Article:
Michigan wolf hunting would be reauthorized under lame-duck bill Source

LANSING, MI — A Republican senator has introduced lame-duck legislation that would reauthorize Michigan wildlife mangers to classify gray wolves as a game species if the animal is ever removed from the U.S. Endangered Species list after a 2014 law which allowed that was stuck down by an appeals court.
Senate Bill 1187, introduced by state Sen. Tom Casperson, R-Escanaba, on Dec. 1, comes nine days after the Michigan Court of Appeals overturned a 2015 Michigan Court of Claims ruling that upheld the state Natural Resources Commission’s authority to open a hunting season on Michigan wolves.
The bill has bypassed committee and goes directly to the Senate floor. It’s not clear when it’s scheduled for a vote.

Jill Fritz, who led the campaign Keep Michigan Wolves Protected, said the bill is basically identical to previous legislative and ballot-initiated laws to allow wolf hunting that were nullified by referendum voters and the courts.
The bill would amend the state Natural Resources and Environmental Protection Act and includes a $1 million appropriation for the Michigan Department of Natural Resources, a provision that would make it referendum-proof.
“This is an issue that’s been gone over and over and over again,” said Fritz, the director of wildlife protection at the Humane Society of the United States.
“The people have voted on this already.”
“Why are they so eager to open a hunting season on this small population of wolves that by official Michigan Department of Natural Resources population estimates has declined since 2012?” she said.

Casperson’s office did not immediately return a call for comment about the bill. Casperson, whose term ends in 2018, lost a bid for the state’s 1st U.S. House congressional district to Jack Bergman in the Republican primary this year. He is current chair of the Senate Natural Resources Committee.
Casperson is a vocal advocate for wolf hunting who sponsored legislation that enabled Michigan’s 2013 wolf hunt after the species was temporarily removed from the federal endangered list. He later apologized on the Senate floor for introducing a resolution to hunt wolves that fabricated an incident about three wolves being shot outside an Upper Peninsula daycare center.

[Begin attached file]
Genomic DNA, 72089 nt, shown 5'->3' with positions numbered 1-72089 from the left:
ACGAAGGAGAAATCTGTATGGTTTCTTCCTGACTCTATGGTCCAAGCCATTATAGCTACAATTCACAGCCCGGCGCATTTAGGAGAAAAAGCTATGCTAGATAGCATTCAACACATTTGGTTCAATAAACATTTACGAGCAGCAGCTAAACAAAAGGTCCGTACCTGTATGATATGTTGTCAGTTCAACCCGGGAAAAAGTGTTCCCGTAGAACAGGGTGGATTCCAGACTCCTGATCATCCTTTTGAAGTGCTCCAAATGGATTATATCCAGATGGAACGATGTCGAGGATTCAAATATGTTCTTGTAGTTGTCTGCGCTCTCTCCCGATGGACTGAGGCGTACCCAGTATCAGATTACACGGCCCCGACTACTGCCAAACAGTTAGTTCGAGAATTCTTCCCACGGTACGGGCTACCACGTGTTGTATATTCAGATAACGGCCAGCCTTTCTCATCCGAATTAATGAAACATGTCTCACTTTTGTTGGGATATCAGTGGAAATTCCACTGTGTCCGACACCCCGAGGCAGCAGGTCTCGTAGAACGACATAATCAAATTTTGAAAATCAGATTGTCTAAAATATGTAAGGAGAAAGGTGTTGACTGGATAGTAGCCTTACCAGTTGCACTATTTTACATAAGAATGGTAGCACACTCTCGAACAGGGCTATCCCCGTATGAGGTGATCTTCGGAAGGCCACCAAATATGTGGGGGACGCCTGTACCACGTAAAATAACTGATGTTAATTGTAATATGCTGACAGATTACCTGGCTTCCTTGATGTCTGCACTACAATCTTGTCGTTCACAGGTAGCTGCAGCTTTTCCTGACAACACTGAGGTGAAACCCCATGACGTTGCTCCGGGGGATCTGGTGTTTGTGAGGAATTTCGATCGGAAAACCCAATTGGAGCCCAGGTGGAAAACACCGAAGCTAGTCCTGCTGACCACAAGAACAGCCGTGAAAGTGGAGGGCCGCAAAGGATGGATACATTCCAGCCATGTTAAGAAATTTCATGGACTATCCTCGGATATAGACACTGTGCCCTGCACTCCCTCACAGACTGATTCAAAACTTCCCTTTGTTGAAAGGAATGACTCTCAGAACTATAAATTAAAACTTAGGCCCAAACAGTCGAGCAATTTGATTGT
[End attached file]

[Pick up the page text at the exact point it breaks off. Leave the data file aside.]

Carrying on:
Nonetheless, he supports hunting to protect livestock from attacks and has framed the issue before as a disconnect between downstate and U.P. voters.
Twenty-three wolves were killed during the state managed hunt. There was no hunt in 2014, when statewide voters overturned the enabling laws.
In 2014, a federal judge overturned the last delisting of Great Lakes wolves. In a controversial opinion, the judge ruled the Endangered Species Act does not allow the government to declare a “distinct population segment” of a species recovered and then drop protection within that zone on a map.
Wolves are presently listed as endangered in Michigan and cannot be killed except in the defense of human life. There have been multiple bills in Congress since the federal order to strip wolf protection in several states.

In November, a three-judge state appeals court panel sided with the Keep Michigan Wolves Protected campaign lawsuit, which argued the ballot-initiated law that re-enabled wolf hunting — the Scientific Fish and Wildlife Conservation Act, also known as Public Act 281 of 2014 — attached unrelated provisions like free hunting licenses for veterans in order to entice petition signers.
Judges said the law violates the “title-object clause” of the Michigan constitution.
Fritz said she and other wolf hunting opponents would be traveling to Lansing to speak out against S.B. 1187 on Tuesday. The bill dies if it’s not passed by both chambers on Dec. 15 and signed by the governor, although nothing would stop Casperson or another lawmaker from reintroducing the bill next year.